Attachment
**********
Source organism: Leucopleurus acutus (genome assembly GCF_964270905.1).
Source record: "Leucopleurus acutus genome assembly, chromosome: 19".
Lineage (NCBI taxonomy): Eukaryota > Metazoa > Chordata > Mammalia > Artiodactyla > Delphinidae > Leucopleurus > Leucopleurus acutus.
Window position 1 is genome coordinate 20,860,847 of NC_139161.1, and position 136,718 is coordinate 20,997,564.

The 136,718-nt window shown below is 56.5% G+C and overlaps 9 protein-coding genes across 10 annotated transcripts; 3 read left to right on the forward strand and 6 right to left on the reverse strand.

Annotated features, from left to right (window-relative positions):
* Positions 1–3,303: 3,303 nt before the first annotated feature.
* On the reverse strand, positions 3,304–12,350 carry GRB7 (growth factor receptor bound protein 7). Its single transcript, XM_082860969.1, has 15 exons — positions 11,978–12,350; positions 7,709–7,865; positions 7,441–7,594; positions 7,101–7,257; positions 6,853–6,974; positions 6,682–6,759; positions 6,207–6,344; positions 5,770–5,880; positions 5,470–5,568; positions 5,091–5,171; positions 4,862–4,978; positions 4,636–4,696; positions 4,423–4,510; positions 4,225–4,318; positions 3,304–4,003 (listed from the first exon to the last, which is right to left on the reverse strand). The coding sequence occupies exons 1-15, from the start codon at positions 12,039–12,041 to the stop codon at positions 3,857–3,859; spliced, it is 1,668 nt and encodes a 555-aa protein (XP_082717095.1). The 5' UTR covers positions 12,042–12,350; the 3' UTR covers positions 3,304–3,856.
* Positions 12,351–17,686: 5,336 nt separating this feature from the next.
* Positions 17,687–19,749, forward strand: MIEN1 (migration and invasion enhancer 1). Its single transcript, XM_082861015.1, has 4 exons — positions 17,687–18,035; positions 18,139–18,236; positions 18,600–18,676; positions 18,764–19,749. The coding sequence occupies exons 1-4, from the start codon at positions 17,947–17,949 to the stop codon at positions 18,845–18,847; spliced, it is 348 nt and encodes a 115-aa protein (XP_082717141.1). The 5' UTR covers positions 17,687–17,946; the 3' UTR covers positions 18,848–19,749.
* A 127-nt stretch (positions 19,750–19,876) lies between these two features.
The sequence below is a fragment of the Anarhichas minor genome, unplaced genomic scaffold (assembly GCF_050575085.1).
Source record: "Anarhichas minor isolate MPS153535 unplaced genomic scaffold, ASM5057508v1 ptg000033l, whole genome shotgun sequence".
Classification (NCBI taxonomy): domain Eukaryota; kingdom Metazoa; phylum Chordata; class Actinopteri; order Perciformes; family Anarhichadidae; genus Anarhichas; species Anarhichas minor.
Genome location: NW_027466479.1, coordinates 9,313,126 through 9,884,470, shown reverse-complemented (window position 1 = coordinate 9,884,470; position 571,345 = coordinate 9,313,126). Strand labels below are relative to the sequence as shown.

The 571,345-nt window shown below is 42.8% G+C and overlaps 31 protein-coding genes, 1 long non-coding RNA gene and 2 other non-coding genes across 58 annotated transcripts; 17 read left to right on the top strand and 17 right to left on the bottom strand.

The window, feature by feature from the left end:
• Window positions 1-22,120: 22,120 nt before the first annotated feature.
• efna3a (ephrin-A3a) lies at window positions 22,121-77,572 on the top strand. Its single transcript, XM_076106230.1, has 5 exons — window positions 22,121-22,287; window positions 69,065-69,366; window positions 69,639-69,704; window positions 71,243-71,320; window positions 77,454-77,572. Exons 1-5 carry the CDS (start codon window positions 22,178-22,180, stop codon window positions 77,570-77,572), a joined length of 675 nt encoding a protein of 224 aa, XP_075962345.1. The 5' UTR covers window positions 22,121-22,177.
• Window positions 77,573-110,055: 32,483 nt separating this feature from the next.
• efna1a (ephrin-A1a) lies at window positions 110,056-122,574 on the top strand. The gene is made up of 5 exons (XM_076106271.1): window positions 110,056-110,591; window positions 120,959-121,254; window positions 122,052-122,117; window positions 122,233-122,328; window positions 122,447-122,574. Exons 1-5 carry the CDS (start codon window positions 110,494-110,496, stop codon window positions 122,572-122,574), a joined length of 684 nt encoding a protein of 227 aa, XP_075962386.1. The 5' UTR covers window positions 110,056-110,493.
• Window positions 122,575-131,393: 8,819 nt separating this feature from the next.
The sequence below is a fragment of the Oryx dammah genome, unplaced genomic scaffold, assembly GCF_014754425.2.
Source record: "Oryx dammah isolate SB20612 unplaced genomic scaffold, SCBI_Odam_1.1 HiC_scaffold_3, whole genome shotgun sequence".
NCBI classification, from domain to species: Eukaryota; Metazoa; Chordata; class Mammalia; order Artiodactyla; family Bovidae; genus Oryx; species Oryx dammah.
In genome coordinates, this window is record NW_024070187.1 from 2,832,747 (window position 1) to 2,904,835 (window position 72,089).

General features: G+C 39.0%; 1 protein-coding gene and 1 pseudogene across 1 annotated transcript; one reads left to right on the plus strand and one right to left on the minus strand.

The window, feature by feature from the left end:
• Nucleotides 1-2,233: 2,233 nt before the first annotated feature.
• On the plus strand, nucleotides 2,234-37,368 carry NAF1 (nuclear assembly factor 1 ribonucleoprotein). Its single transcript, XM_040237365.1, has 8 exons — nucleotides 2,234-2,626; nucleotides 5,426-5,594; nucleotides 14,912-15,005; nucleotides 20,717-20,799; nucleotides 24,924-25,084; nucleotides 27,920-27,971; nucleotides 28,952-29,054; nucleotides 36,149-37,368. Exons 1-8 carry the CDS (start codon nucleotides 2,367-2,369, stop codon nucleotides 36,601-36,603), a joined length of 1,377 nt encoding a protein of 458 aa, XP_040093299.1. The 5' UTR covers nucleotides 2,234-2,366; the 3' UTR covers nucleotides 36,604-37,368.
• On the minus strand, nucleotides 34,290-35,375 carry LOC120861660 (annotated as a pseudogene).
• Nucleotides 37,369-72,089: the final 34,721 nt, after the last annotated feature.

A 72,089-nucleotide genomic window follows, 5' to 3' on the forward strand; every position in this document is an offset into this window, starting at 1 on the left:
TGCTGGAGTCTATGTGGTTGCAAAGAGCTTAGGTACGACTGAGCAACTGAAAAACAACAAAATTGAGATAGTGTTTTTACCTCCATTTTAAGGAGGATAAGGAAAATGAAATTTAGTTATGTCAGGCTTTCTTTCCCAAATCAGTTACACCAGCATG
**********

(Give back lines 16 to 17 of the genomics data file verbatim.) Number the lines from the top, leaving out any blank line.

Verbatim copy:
The 571,345-nt window shown below is 42.8% G+C and overlaps 31 protein-coding genes, 1 long non-coding RNA gene and 2 other non-coding genes across 58 annotated transcripts; 17 read left to right on the top strand and 17 right to left on the bottom strand.

The window, feature by feature from the left end: